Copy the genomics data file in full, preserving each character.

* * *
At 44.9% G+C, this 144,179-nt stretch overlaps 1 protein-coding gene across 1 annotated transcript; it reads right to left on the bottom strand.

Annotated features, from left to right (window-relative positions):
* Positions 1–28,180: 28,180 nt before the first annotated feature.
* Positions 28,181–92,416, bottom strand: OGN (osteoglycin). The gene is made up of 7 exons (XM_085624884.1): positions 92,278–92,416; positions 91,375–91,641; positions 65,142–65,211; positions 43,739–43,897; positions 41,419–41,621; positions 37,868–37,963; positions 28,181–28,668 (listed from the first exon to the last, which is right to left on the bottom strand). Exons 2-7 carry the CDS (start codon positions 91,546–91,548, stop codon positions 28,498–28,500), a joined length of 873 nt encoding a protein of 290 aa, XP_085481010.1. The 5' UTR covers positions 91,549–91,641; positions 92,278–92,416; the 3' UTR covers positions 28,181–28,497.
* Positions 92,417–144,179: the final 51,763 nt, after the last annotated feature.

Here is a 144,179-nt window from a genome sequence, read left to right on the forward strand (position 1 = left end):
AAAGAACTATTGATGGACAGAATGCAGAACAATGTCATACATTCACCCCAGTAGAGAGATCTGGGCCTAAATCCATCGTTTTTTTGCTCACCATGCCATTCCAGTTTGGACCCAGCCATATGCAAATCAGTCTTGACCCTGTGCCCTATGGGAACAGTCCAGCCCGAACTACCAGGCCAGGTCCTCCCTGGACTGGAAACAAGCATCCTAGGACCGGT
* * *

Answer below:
At 44.9% G+C, this 144,179-nt stretch overlaps 1 protein-coding gene across 1 annotated transcript; it reads right to left on the bottom strand.

Annotated features, from left to right (window-relative positions):
* Positions 1–28,180: 28,180 nt before the first annotated feature.
* Positions 28,181–92,416, bottom strand: OGN (osteoglycin). The gene is made up of 7 exons (XM_085624884.1): positions 92,278–92,416; positions 91,375–91,641; positions 65,142–65,211; positions 43,739–43,897; positions 41,419–41,621; positions 37,868–37,963; positions 28,181–28,668 (listed from the first exon to the last, which is right to left on the bottom strand). Exons 2-7 carry the CDS (start codon positions 91,546–91,548, stop codon positions 28,498–28,500), a joined length of 873 nt encoding a protein of 290 aa, XP_085481010.1. The 5' UTR covers positions 91,549–91,641; positions 92,278–92,416; the 3' UTR covers positions 28,181–28,497.
* Positions 92,417–144,179: the final 51,763 nt, after the last annotated feature.

Here is a 144,179-nt window from a genome sequence, read left to right on the forward strand (position 1 = left end):
AAAGAACTATTGATGGACAGAATGCAGAACAATGTCATACATTCACCCCAGTAGAGAGATCTGGGCCTAAATCCATCGTTTTTTTGCTCACCATGCCATTCCAGTTTGGACCCAGCCATATGCAAATCAGTCTTGACCCTGTGCCCTATGGGAACAGTCCAGCCCGAACTACCAGGCCAGGTCCTCCCTGGACTGGAAACAAGCATCCTAGGACCGGT